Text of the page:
Innovation, Leadership, Impact
Co-hosted by the College of Fine Arts , University of New South Wales
& Sydney College of the Arts, University of Sydney
26-28 September 2007
Contemporary Australian Arts make a special and substantial contribution to the health and wealth of the nation. Their impact is felt at home, in the Asia Pacific region and worldwide across the broad range of innovation in art, design and new media. Australia’s art schools are the drivers of this success. Together they have an excellent track record in producing internationally renowned practitioners, many of whom increasingly travel from overseas specifically drawn by the attraction of the leading edge artist and designer education on offer. A Research Masters is the minimum qualification that most aspire to, with increasing numbers of our brightest artists and designers, theorists and art educators completing Doctorates. This success is testament to the high caliber of students the sector attracts. It is also unthinkable without the central contributions of staff within university art and design departments, schools and faculties who are leaders in their own areas of research practice. As in any other discipline, research-led teaching is crucial to its continued renewal and cultural impact. And now, more than ever, the leadership and innovation of our artist- academics and theorists impacts significantly and, often, directly on the end users of art, design and new media.
In the past the sector has found it difficult to secure broadly based and significant research grants, especially from the Australian Research Council, although there have been notable exceptions, some of which are outlined in this publication. However as the discipline gains further in confidence and experience, an upward trend in the number and scale of funded projects is inevitable. Contrary to popular belief, contemporary arts research is not some side event to ‘real’ research. University based artists, designers, art historians and art educators are leaders in their fields. They are making a difference, inspiring, altering and moulding the culture of the nation, and contributing to the global economy like any other research community.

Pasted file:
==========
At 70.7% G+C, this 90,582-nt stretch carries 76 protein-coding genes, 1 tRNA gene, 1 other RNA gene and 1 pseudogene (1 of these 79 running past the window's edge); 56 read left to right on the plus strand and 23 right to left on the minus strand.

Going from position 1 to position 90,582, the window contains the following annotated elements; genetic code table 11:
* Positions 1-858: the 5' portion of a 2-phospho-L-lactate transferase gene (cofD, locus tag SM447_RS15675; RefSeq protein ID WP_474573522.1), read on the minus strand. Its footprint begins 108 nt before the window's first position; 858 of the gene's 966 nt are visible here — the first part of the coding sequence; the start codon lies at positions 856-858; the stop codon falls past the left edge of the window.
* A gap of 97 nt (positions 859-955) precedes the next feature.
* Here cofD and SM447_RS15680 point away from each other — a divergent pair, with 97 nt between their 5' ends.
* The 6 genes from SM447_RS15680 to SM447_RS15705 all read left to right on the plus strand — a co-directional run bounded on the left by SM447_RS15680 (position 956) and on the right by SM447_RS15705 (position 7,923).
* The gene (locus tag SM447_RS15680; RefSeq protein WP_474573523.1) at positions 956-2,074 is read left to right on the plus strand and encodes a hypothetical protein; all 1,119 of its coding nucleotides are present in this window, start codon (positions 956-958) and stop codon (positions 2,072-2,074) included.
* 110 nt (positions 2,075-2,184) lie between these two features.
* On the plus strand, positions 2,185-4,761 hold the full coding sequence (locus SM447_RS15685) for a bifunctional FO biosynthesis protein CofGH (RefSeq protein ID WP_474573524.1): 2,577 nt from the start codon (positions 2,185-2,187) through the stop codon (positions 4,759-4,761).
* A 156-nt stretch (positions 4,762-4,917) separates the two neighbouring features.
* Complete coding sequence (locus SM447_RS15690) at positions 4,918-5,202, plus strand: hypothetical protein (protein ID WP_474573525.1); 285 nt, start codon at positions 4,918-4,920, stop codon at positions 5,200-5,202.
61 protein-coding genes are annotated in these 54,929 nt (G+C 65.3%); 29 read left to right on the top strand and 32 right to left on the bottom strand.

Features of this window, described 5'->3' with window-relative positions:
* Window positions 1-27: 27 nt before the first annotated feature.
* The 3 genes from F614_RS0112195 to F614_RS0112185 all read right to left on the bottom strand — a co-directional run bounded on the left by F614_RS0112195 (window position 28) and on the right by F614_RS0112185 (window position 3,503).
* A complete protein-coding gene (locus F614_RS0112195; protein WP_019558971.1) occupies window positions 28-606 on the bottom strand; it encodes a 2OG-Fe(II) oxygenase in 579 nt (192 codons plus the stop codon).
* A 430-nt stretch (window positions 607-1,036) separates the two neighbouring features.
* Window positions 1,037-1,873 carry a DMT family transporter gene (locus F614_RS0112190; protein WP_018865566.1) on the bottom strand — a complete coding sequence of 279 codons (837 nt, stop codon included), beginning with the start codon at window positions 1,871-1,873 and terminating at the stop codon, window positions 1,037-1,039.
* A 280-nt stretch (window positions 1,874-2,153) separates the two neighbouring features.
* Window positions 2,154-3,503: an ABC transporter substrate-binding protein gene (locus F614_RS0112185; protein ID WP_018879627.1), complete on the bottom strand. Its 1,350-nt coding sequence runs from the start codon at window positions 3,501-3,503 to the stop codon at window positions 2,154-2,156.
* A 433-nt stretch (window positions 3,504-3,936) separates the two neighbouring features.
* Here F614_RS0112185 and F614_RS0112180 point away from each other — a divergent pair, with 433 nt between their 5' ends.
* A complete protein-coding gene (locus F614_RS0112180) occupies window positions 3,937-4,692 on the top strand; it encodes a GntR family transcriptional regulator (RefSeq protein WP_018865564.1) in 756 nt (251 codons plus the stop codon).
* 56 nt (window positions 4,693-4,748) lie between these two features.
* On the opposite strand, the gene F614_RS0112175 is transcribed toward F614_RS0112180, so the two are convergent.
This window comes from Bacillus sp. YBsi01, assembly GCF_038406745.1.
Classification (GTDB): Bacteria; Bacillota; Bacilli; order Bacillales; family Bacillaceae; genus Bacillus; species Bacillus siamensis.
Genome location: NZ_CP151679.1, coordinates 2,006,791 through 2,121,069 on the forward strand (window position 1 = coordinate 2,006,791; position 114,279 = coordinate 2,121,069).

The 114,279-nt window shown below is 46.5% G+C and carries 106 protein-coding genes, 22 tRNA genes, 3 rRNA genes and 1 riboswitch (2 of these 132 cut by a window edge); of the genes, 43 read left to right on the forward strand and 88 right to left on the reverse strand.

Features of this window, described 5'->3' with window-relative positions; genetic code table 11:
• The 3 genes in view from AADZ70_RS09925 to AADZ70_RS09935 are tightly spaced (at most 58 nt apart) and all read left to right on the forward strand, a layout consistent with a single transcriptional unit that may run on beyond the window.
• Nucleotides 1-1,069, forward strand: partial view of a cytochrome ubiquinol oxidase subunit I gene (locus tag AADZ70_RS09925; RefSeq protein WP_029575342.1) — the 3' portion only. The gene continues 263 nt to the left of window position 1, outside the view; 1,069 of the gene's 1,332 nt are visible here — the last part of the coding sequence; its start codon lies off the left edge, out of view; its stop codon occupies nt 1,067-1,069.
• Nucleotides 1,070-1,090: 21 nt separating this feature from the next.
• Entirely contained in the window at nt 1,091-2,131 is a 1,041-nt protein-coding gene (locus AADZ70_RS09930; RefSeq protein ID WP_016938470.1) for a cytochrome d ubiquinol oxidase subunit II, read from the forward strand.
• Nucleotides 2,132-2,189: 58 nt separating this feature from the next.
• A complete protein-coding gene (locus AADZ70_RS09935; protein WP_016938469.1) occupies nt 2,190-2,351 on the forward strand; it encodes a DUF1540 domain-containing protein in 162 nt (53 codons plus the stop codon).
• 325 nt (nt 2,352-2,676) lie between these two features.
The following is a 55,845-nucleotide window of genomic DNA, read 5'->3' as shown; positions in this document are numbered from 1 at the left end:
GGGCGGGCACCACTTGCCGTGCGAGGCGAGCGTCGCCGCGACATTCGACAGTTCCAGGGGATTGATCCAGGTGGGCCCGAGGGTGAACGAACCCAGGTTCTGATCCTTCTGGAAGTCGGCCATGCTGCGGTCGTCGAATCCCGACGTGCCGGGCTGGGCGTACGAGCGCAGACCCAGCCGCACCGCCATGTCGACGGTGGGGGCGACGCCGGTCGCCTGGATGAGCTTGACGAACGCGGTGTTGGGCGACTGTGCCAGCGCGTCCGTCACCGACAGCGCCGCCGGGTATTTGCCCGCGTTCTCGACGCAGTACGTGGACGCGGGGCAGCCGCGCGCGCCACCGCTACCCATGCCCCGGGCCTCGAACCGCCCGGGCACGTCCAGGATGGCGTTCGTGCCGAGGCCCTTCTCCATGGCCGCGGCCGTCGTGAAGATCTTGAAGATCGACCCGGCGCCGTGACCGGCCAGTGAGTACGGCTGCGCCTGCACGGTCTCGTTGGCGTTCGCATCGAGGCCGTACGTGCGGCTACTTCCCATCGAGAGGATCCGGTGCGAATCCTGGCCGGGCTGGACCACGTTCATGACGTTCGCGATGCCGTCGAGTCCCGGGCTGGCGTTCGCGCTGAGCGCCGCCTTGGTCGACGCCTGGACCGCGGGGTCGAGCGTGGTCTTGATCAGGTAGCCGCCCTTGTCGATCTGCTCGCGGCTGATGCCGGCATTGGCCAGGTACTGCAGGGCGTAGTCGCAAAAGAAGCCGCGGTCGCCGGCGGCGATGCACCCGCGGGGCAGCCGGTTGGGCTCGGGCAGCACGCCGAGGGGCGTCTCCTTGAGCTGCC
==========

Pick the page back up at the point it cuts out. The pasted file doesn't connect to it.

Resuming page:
This report gives a taste of how the sector’s achievement is being shaped across a range of its activities: from substantial research centres exploring advanced digital media; to innovative individual PhD projects; from relational experiments in space; to the advancement of visualisation materials, techniques and processes; from artists working with history, memory and site; to the role that art and design plays in the formation and representation of identity and culture; and not surprisingly, to an examination of creative practice itself as a research methodology.
The Australian Council of University Art and Design Schools (ACUADS) represents all of the nation’s leading tertiary Visual Arts education providers, enabling a focus for collegial communication and a high level forum for the ongoing development of best practice in the sector across the areas of research, teaching and service, indeed, providing leadership to our industries.
It might be that we are the custodians of a still maturing research culture, in comparison to the much longer established ones in science, medicine and the humanities. However it is a very vibrant, necessary and fast developing culture whose nurturing is the responsibility of all stakeholders, not just ourselves and the institutions in which we work, but also government and its research support agencies.
Put simply, the nature and quality of our personal and collective experiences, not to mention the underlying strength of the creative economies of the future, will depend increasingly upon the viability and impact, locally and globally, of our artists and designers. The Australian Higher Education sector carries both a lead role and a primary responsibility for guaranteeing the success of this endeavour.